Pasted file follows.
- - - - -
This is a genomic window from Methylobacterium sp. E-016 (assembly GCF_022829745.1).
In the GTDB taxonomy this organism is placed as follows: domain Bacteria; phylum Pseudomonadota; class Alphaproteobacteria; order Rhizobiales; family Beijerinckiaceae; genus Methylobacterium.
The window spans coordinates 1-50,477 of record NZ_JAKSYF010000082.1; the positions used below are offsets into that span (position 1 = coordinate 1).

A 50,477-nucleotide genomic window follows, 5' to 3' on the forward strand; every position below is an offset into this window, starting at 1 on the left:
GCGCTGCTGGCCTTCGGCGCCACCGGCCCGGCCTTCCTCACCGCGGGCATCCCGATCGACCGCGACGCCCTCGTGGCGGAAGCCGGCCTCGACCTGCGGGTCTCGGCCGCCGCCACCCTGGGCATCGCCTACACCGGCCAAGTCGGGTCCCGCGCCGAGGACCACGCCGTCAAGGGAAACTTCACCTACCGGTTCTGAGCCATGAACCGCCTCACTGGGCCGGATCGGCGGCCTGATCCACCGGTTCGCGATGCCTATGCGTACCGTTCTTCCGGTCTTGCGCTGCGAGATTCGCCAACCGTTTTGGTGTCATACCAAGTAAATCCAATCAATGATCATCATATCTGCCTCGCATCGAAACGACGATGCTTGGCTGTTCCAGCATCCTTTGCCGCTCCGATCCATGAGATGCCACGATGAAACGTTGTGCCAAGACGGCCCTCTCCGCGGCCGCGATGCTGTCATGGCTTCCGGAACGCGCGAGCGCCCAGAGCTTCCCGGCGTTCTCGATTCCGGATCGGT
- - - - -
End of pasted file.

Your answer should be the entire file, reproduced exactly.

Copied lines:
This is a genomic window from Methylobacterium sp. E-016 (assembly GCF_022829745.1).
In the GTDB taxonomy this organism is placed as follows: domain Bacteria; phylum Pseudomonadota; class Alphaproteobacteria; order Rhizobiales; family Beijerinckiaceae; genus Methylobacterium.
The window spans coordinates 1-50,477 of record NZ_JAKSYF010000082.1; the positions used below are offsets into that span (position 1 = coordinate 1).

A 50,477-nucleotide genomic window follows, 5' to 3' on the forward strand; every position below is an offset into this window, starting at 1 on the left:
GCGCTGCTGGCCTTCGGCGCCACCGGCCCGGCCTTCCTCACCGCGGGCATCCCGATCGACCGCGACGCCCTCGTGGCGGAAGCCGGCCTCGACCTGCGGGTCTCGGCCGCCGCCACCCTGGGCATCGCCTACACCGGCCAAGTCGGGTCCCGCGCCGAGGACCACGCCGTCAAGGGAAACTTCACCTACCGGTTCTGAGCCATGAACCGCCTCACTGGGCCGGATCGGCGGCCTGATCCACCGGTTCGCGATGCCTATGCGTACCGTTCTTCCGGTCTTGCGCTGCGAGATTCGCCAACCGTTTTGGTGTCATACCAAGTAAATCCAATCAATGATCATCATATCTGCCTCGCATCGAAACGACGATGCTTGGCTGTTCCAGCATCCTTTGCCGCTCCGATCCATGAGATGCCACGATGAAACGTTGTGCCAAGACGGCCCTCTCCGCGGCCGCGATGCTGTCATGGCTTCCGGAACGCGCGAGCGCCCAGAGCTTCCCGGCGTTCTCGATTCCGGATCGGT